Formed around 3 years ago, the April 6 Youth Movement (a non-violent resistance) has demonstrated just how useful online political activism can be. What began as a loosely organized social network forum on Facebook, would eventually lead to the downfall of the repressive Mubarak.

Started by young activists, Ahmed Maher and Mohammed Adel, the group aimed to mobilize support for the protests surrounding industrial workers in El-Mahalla El-Kubra. The group assisted with a national strike, and on April 6, 2008, where and citizen journalists used Facebook, Twitter, Flickr, blogs and other new media tools to report on the strike, alert their networks about police activity, organize legal protection and draw attention to their efforts. Unfortunately met with violent repression by police authority, the protests ended resulting in four deaths and 400 arrests.

The April 6 Youth Movement attempted two more strikes in 2009 and 2010, but was obstructed by the regime. However, in the wake of the Tunisian revolution in 2011, April 6 coordinated with other youth groups to organize ‘Day of Revolt’ on January 25. A leading force of this day was Asmaa Mahfouz’s, a founder of the April 6 movement, viral video in which she urges people to fill Tahrir Square. Once shared on her Facebook page, Mahfouz’s video spread like wildfire, driving Egyptians by the thousands into Tahrir Square for the protests. These powerful protests, initiated by the April 6 Youth Movement, resulted in toppling the regime of the former president, Hosni Mubarak.

From 2008, April 6 mobilized the public through lively political discussions on social-media sites, such as Facebook and Twitter, and through street protests. For young people in Egypt, Facebook allows users to speak freely. As the first youth movement in Egypt to use social networking sites as a means of communication, April 6 aimed to promote democracy by encouraging public involvement in the political process. As Jenkins suggests, ‘Participatory politics welcomes diverse involvement, enables greater creativity and voice in expressing one’s views,’ something that the citizens in the Middle east had never thought possible, until April 6.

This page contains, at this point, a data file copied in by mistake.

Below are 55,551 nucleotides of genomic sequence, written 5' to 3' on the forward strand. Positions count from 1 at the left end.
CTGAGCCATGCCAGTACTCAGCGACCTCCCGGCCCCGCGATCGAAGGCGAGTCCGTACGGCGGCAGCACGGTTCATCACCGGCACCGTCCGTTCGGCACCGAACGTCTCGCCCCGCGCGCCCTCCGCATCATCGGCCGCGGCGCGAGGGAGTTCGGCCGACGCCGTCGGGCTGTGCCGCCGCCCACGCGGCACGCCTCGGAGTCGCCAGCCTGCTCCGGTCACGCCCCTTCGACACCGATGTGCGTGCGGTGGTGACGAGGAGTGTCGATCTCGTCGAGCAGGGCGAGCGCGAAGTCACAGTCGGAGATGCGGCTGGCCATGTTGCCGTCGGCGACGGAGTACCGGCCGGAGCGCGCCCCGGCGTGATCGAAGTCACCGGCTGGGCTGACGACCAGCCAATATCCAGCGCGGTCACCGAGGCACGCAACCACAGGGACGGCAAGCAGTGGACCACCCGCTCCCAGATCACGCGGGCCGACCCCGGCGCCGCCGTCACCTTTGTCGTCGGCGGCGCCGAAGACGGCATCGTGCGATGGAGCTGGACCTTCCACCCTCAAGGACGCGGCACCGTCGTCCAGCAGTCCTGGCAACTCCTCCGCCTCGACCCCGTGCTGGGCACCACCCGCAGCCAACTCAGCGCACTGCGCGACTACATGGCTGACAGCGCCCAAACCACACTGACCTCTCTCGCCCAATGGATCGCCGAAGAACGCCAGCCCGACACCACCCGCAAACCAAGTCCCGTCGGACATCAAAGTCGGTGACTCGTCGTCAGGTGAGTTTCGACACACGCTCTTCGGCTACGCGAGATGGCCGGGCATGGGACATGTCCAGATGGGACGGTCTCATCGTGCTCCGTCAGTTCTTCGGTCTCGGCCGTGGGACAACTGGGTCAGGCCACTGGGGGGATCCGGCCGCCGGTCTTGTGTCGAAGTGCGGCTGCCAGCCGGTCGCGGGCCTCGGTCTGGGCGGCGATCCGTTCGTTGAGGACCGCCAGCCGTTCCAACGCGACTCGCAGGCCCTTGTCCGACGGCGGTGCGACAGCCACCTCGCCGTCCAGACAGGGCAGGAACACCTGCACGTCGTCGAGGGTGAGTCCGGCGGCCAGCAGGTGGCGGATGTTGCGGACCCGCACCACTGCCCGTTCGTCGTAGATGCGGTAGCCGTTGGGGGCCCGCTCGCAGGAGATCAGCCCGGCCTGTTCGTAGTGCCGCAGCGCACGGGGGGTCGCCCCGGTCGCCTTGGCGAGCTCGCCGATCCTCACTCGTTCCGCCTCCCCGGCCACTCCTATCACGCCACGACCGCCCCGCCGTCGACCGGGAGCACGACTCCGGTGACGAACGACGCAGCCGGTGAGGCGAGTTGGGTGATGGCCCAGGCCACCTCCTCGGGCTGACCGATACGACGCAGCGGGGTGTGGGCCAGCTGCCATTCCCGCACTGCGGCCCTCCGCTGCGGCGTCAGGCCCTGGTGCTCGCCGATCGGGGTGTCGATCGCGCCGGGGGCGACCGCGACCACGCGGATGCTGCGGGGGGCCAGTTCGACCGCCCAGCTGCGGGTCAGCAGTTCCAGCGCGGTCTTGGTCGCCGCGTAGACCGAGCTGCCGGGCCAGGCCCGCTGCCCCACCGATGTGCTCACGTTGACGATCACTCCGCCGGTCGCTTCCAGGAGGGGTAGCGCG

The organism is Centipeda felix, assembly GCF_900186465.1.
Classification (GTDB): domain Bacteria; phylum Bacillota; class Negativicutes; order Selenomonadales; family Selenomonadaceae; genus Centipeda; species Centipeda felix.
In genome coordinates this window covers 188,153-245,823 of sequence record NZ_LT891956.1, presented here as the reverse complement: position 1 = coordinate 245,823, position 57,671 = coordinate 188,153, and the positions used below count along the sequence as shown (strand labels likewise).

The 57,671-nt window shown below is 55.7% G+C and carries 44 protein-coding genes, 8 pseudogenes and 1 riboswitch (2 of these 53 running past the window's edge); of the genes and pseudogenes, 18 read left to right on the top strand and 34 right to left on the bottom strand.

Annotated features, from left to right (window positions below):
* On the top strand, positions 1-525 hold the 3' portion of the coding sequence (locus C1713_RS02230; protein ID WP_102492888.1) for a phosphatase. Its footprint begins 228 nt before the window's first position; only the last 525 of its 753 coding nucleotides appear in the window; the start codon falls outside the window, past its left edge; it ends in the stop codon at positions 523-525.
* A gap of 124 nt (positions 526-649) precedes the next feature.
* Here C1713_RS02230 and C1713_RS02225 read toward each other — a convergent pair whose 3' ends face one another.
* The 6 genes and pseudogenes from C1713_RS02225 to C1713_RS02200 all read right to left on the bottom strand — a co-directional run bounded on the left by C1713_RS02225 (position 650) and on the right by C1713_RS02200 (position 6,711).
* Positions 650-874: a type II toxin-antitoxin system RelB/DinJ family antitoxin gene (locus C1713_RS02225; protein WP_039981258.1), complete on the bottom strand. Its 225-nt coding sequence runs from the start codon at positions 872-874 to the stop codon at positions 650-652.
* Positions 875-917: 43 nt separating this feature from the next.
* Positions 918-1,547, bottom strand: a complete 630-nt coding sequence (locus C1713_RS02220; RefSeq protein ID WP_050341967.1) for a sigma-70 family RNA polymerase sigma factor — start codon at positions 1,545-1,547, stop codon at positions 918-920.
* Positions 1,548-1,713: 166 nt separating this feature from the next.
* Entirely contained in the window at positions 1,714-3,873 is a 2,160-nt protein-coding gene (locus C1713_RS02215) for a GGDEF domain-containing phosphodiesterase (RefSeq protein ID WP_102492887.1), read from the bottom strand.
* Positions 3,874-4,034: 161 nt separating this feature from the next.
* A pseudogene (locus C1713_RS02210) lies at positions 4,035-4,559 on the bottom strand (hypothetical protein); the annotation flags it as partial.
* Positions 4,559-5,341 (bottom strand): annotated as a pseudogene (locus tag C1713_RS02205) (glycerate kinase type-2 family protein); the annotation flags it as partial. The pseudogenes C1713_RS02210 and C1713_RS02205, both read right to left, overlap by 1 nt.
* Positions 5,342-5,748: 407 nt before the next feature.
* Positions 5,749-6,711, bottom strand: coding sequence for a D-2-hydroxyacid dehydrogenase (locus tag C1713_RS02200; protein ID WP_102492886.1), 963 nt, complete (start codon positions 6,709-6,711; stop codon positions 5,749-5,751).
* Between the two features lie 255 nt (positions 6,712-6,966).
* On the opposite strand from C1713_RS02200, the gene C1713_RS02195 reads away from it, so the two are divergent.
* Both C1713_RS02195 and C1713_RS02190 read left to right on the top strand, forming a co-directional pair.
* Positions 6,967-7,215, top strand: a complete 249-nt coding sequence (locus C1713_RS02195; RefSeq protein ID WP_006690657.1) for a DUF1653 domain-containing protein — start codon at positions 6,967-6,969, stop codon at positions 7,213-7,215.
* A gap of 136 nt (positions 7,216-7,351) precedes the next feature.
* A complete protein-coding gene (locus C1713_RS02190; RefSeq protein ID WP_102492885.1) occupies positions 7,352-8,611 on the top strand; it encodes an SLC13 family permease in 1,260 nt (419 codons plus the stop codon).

While, we, the youth of today, may not buckle to the traditional ways of activism, we have developed a new era of political activism. We can now rally together in forces once deemed complicated and unachievable; the boundaries of race, age or nationhood can no longer confine us as we fight for what we believe in on all platforms. Whether it be Facebook, Twitter or Reddit our voices can be heard across the world, our opinions can be made known, and our numbers can impact the lives of many.

Re-mix, Re-mash, Re-define.


(Image: Samantha Laura Kaye 2013)

In this digital age we have entered a culture of mash-ups and remixes, enabled by modern computing technologies available. Theses technological resources support this new culture, allowing prosumers to organize their efforts together and develop specific platforms to publicize and share their content.

These collaborative efforts form part of the phenomenon of audiences participating more activity in creating and sharing their own content than ever before. As Lawrence Lessig reveals “remix utilizes the (multimedia) language through which the current generations communicate” (2008).